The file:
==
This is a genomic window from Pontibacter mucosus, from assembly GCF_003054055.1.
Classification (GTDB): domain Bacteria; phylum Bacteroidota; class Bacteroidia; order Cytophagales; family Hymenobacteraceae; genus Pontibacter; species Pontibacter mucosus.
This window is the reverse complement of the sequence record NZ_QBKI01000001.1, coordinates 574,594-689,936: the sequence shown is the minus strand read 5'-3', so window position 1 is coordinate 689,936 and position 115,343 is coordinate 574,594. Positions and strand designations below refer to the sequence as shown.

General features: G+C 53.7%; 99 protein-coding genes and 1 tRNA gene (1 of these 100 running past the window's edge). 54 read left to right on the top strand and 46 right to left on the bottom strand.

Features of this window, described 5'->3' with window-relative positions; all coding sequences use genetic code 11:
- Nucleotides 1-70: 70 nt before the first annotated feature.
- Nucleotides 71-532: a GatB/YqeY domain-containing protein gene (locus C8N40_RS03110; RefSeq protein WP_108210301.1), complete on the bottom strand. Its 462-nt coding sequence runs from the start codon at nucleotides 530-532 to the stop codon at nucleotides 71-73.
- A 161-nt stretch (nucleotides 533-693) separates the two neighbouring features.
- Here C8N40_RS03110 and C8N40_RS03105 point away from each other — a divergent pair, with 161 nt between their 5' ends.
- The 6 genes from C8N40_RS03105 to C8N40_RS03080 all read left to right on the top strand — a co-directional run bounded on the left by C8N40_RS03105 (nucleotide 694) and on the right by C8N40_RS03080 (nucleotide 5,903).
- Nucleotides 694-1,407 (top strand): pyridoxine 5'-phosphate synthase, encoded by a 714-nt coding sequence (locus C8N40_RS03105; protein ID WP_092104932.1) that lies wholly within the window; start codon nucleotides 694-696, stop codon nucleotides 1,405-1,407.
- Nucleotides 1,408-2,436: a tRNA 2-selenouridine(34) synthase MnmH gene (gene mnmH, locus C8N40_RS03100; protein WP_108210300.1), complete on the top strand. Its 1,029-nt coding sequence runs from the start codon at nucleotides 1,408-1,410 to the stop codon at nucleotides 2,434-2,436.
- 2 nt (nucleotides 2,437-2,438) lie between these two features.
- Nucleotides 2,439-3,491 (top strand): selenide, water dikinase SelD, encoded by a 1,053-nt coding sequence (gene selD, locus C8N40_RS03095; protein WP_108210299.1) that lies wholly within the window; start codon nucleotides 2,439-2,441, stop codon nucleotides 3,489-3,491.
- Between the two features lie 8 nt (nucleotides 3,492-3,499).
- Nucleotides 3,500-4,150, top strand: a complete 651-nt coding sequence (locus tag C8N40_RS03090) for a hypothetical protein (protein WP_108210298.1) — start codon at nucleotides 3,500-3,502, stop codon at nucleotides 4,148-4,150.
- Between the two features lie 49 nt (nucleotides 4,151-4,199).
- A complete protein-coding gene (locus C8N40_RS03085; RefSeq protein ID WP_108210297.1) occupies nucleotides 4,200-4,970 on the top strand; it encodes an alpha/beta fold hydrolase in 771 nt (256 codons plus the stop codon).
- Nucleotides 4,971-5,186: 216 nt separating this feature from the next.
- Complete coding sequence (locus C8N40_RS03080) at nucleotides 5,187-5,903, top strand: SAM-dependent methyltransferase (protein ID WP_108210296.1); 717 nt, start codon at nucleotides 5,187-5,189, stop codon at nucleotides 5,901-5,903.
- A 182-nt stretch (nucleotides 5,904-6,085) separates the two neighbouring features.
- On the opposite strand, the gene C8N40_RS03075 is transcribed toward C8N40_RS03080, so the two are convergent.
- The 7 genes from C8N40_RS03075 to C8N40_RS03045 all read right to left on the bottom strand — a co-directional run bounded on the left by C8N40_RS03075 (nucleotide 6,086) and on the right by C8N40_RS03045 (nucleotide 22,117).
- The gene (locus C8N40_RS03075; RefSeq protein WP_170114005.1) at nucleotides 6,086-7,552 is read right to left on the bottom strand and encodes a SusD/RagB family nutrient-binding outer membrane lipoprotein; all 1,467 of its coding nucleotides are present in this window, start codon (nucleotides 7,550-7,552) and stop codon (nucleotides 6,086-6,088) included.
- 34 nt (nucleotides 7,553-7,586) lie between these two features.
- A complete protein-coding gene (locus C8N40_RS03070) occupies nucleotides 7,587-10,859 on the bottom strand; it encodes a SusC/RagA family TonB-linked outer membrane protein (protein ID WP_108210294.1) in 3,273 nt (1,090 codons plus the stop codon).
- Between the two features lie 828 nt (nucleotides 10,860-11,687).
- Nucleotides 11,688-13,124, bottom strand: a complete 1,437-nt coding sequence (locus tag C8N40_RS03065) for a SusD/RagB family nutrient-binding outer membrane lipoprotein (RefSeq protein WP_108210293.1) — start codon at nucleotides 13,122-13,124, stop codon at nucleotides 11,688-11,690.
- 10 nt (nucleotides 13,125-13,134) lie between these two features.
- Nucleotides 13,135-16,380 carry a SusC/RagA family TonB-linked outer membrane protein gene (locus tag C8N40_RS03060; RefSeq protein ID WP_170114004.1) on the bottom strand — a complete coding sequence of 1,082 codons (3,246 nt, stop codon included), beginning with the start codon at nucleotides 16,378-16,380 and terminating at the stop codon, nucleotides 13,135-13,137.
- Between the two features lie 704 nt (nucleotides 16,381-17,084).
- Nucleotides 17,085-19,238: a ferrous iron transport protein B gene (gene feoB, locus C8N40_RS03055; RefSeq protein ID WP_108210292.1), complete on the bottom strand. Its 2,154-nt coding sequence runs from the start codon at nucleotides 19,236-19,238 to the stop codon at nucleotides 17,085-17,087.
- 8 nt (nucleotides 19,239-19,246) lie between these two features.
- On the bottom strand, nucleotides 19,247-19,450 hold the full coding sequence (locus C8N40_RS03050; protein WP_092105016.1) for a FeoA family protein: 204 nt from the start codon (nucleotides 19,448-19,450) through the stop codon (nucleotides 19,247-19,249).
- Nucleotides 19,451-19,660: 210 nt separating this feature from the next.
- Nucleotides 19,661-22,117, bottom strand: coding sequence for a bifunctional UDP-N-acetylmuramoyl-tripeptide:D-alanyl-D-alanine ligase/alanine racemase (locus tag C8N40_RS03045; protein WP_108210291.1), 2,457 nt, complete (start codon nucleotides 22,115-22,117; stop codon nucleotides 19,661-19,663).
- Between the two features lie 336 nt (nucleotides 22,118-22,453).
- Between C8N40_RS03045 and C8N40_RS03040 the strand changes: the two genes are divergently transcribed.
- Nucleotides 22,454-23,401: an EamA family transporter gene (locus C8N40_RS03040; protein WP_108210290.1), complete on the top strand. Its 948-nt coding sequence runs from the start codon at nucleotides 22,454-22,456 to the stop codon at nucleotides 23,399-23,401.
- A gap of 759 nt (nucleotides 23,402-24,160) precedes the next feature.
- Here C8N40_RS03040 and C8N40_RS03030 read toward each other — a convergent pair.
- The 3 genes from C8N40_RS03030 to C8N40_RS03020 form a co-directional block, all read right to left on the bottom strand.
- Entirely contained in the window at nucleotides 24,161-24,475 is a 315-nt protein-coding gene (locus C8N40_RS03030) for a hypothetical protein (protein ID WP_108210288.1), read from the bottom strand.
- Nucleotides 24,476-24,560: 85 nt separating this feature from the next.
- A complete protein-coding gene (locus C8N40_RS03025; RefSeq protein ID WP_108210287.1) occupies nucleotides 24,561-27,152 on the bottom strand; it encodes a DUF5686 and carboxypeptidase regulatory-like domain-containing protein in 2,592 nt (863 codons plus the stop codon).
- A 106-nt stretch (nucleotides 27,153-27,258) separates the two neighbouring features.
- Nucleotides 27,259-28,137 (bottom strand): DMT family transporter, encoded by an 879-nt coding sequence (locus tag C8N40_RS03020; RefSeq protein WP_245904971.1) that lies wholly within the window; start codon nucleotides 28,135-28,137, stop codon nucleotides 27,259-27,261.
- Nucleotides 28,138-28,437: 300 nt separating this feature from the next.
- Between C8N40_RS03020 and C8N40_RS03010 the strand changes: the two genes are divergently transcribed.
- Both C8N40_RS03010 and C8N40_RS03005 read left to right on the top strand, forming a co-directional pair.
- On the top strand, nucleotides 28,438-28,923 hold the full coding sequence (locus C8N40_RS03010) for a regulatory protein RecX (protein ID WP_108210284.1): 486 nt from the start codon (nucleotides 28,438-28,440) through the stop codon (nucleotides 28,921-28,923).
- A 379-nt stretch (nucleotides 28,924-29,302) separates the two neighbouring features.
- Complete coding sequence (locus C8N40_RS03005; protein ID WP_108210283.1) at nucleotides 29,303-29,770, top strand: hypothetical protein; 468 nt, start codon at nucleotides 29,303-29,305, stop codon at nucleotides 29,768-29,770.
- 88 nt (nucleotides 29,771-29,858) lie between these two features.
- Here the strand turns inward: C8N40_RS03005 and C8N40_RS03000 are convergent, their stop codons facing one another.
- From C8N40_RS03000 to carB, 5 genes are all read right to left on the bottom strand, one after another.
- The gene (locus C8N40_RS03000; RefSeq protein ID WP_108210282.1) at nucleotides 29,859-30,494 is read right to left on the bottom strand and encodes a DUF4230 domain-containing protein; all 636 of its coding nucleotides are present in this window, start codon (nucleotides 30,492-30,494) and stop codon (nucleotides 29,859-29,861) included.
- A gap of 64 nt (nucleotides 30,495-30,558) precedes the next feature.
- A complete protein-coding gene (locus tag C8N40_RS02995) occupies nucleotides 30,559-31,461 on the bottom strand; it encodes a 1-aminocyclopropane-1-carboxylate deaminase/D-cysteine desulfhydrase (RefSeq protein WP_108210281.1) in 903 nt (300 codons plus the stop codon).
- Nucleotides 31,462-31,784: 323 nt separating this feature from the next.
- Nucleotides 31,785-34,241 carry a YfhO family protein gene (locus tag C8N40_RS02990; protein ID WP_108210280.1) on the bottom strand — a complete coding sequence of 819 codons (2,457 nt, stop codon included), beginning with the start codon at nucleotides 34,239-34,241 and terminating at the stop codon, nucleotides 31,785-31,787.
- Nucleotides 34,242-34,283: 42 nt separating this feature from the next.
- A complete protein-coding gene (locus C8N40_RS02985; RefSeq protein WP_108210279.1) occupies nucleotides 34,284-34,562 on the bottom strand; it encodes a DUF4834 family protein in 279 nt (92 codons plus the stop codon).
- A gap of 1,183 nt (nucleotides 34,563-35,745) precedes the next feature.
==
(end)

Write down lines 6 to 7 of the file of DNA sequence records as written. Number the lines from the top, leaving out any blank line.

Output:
- Nucleotides 1-70: 70 nt before the first annotated feature.
- Nucleotides 71-532: a GatB/YqeY domain-containing protein gene (locus C8N40_RS03110; RefSeq protein WP_108210301.1), complete on the bottom strand. Its 462-nt coding sequence runs from the start codon at nucleotides 530-532 to the stop codon at nucleotides 71-73.